By Rehan Iqbal
Next to chlorination and fluoride, no form of water treatment gets more attention than reverse osmosis. It’s listed as the primary form of treatment used for many brands of bottled water. It may finally make desalinating ocean water affordable, giving coastal areas the drinking water they need without draining in-land aquifers. It’s also promoted by manufacturers as the best way to get clean, great tasting drinking water.
Once you start looking into these filters, their features can get confusing. What exactly does reverse osmosis remove? Is it the best choice for removing contaminates, or are you better off using alternatives? Can it cause more issues than it solves, or make your water taste bad? Does it remove minerals your body needs? If reverse osmosis is so good at filtering water, why does it come with other filters? Why do these systems use their own water tap, instead of treating all of your home water? We’re here to answer these questions and help you figure out how you can use reverse osmosis correctly to improve your municipal or well-sourced tap water.
What Water Quality Problems Can a RO System Treat?
Here’s a list of the most common contaminates in water, the effectiveness of RO filters on them, and alternative treatment systems.
Reverse osmosis is the best method for removing lead. The activated carbon filter in most systems can remove about 95% of lead in water. Lead molecules are larger than water molecules, so they can’t pass through the RO membrane. This filtration isn’t perfect, but you end up with just over 99% of the lead removed by the time the water leaves the filter. NSF includes lead testing under standard 58.
However, lead can be a problem for whole house reverse osmosis systems. Water with low levels of total dissolved solids (TDS) leach materials from pipes as they pass through them. This includes the lead solder used to join metal plumbing pipes. Manufacturers recommend replacing these pipes with polyethylene tubing before installing a point of entry RO system.
Arsenic occurs naturally in rocks. Arizona, Maine, and New Hampshire have bedrock with high levels of arsenic, but this chemical can be found almost anywhere. There are two types of arsenic: arsenic 3 and arsenic 5. Arsenic 3 cannot be removed from water. However, oxidizing arsenic 3 turns it into arsenic 5. This type of arsenic can be removed by water treatment systems. Oxidizing filters are also used to remove metals and kill pathogens.
Arsenic 5 doesn’t make water unsafe for cleaning and washing, so point-of-use reverse osmosis is one of the most cost effective ways to remove this contaminate. An RO filter removes between 80 and 99% of arsenic from water. If you need a highly effective filter, look for one that is NSF 58 certified for this mineral. Ion exchange systems can remove some arsenic, but these systems have stronger attraction to other metal ions, making them less reliable than an RO system.
Sodium chloride is common table salt, and it’s the same salt found in sea water. Reverse osmosis water filtration was invented to remove this salt, letting submarines generate their own fresh water supply. The pores in the membrane are small enough to trap salt ions in the waste water.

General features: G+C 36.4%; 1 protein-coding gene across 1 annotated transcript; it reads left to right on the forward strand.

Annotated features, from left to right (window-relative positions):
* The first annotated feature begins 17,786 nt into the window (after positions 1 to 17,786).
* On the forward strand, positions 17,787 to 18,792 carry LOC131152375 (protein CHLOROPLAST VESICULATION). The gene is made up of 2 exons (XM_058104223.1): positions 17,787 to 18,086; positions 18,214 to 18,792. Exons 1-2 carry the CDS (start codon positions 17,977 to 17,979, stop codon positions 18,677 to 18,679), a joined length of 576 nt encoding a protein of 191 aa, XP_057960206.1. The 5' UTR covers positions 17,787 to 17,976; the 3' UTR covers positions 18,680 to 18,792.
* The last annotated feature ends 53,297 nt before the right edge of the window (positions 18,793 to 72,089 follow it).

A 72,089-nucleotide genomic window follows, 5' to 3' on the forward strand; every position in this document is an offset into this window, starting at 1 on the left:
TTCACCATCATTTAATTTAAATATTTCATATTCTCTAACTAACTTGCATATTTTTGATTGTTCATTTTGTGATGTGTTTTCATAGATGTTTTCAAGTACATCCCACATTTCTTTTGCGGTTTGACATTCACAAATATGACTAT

An RO filter is about 99% effective at removing salt from water. There isn’t a good alternative to an RO system for removing salt from water, aside from distillation. This is rarely used for home water treatment, since the energy required to boil water makes this process expensive.
Copper contamination comes almost entirely from plumbing systems. If your water is acidic, has low levels of total dissolved solids (TDS) or high levels of sulfides, it can corrode copper pipes in your home. Copper gives water an unpleasant metallic taste. High levels of copper can cause intestinal distress, but this is rare.
Reverse osmosis is effective at removing copper from water. This contaminate is covered under the NSF 48 standard. Alternatively, copper can be removed with ion exchange systems, like salt-based water softeners. You can also stop contamination by raising water pH with calcite at the point of entry, or by replacing copper pipes with non-reactive polyethylene.
Whole house reverse osmosis systems can increase copper contamination at the tap, since it removes dissolved solids. This makes it easier for acidic water to pick up copper from pipes as it passes through the plumbing system. Over time, this leaching can lead to pitting and eventually pinhole leaks in copper pipes.
More than likely, you’ve heard about this contaminate from the movie “Erin Brockovich.” It’s based on a real world case of water contamination from a natural gas pumping station.
Chromium exists in two forms: trivalent chromium (chromium-3) and hexavalent chromium (chromium-6.) While chromium-3 is an essential nutrient, chromium-6 is highly carcinogenic. This metal can switch between both forms, depending on a number of environmental factors. Testing and treatment covers both types of chromium.
While ion exchange systems are used for large scale filtration, it requires specialized media that you won’t find in home water softeners or nitrate treatment systems. The only practical way to remove this contaminate in your home’s water is with a reverse osmosis filter certified for chromium treatment.
Pesticides and Herbicides